Ask the Coach:
Q: I used to do boxing training a
few years back - not for competition,
but the gym I went to was a
fantastic, "real sweat & blood" kind
of place where you could train for
competition or just for yourself. I
trained pretty hard and I loved every
minute of it - the cardio, the
speed, the precision and control,
the power. I've been out of it since
then but dream of it every day.
Unfortunately, my body isn't great
anymore - only 35, but I developed
some arthritis in my hip and
my lower back from the training
and some martial arts, plus I have
chondromalacia in the knee. So if I
try to do any type of minor or intensive
workout it hurts like hell after.
I know I'll never be able to work the
bag like I used to, but anything is
better than nothing. What can I do
to start again? What resources can
I use to build myself a routine that
fits what my body can handle, even
if I have to start slow for a while
and build up? Please help me get
back to my passion!!!
- Aaron Bessoff
A: You are absolutely correct – staying active is the key. First you want to get your muscles
Andy & Jamie Dumas
and core in top shape. By strengthening the muscles around the knee and ankle, the joints will be protected and the muscle tissue will do the work. Start slowly building the muscles in your thighs, (mostly the quadriceps muscles) and the muscles around the ankle joints, (lower leg). Because you are concerned with grinding in the knee joint, keep the range of motion to a minimum. When performing squats, only squat ¼ of the way, hold that position to fatigue the muscle and slowly return to start position. Work your right leg independent of your left. (The muscles in your stronger leg will over compensate for the weak right leg muscles and they will never improve in strength.) You may also want to invest in a knee brace or wrap to add more support to the knee joint and prevent any unwanted movement in that joint.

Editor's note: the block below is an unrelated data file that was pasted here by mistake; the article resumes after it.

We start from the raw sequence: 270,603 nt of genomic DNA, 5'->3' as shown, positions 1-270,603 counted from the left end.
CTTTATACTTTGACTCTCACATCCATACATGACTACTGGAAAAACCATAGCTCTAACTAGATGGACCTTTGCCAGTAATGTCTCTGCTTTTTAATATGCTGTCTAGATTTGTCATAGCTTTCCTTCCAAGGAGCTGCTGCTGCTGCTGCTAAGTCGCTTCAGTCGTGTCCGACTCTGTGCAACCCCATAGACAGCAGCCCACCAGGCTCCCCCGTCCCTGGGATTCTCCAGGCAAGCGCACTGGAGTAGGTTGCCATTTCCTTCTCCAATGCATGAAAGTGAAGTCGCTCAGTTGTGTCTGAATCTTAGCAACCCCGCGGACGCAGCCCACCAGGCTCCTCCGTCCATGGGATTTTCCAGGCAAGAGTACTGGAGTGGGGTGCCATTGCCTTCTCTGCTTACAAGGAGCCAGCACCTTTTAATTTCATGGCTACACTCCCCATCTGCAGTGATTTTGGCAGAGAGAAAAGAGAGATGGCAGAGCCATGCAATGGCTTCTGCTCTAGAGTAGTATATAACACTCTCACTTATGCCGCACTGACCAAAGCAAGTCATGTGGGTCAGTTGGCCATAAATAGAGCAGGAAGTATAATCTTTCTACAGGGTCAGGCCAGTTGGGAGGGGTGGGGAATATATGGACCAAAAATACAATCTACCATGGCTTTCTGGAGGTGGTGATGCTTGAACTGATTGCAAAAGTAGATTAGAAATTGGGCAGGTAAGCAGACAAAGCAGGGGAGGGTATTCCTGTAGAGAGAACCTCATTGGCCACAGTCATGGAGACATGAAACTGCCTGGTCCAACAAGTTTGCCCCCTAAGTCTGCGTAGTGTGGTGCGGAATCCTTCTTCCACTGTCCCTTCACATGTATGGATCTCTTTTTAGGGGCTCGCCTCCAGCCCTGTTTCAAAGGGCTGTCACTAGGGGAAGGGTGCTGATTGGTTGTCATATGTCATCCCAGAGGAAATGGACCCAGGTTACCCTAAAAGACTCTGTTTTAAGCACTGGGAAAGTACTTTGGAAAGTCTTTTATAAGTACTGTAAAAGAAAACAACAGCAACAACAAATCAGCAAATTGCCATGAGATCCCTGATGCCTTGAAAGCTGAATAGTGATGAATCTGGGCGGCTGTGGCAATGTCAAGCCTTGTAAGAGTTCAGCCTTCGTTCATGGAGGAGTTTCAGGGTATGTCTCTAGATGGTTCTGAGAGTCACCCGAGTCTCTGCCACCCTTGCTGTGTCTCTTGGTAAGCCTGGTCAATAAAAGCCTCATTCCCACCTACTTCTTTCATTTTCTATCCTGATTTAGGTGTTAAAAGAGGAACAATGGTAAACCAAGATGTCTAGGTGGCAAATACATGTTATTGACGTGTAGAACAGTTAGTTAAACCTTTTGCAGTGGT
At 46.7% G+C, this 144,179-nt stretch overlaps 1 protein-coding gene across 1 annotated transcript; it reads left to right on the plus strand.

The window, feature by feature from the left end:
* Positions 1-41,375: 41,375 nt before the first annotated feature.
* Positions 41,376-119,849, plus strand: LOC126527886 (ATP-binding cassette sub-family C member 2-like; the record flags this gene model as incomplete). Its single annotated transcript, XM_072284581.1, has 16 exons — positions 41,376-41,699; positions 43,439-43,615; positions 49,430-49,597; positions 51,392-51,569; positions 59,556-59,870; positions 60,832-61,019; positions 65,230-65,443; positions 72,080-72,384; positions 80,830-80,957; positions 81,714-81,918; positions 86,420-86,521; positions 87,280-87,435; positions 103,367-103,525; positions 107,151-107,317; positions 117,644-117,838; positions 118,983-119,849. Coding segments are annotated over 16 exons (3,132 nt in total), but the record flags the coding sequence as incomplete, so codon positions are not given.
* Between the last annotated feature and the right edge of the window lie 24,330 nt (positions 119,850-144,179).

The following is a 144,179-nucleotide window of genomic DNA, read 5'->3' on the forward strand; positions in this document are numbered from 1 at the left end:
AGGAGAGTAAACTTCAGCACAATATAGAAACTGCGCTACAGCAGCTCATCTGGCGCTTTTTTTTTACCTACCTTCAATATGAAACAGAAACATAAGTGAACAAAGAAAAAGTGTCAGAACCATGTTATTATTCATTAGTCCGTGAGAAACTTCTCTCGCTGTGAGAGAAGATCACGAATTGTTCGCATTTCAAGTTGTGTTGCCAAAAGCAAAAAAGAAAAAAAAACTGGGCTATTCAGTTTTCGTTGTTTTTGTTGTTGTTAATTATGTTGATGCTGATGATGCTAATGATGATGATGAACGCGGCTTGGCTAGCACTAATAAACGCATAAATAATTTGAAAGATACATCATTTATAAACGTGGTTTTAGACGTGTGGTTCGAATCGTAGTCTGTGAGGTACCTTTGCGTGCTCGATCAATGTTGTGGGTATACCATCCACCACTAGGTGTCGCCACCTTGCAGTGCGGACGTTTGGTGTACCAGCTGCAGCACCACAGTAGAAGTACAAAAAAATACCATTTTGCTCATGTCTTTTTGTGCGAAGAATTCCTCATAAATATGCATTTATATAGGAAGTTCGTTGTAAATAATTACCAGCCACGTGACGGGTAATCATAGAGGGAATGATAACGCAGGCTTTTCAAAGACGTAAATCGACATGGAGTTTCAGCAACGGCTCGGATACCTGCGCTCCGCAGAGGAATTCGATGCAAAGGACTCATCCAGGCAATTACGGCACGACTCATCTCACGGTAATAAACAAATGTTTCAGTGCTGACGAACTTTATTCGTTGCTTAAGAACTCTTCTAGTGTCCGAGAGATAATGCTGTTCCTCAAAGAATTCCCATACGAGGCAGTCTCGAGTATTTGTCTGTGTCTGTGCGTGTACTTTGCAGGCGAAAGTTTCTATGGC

Keeping the core muscles in your body strong will assist in supporting the lower back and hip areas. Such exercises as the plank and crunches with a rotation will work these muscles. Stretches for all muscles are important. Well conditioned, flexible muscles assist in the execution of proper functional movement. To work the upper body and get a great cardio workout, try using a krankcycle. The muscles in the arms and upper back are worked, building strength for hard punches and your back, hip and knees will not be compromised. Of course, the speed bag provides a great upper body workout as well. When boxing, focus on your punches, keeping the lower body stationary, Add some foot work in, but only after you have gained more strength in your right leg. Start slow – 20 minutes 3 x' per week and build up to an hour over three to six months with the boxing training. Strengthen your leg and core on your off days.
- Andy & Jamie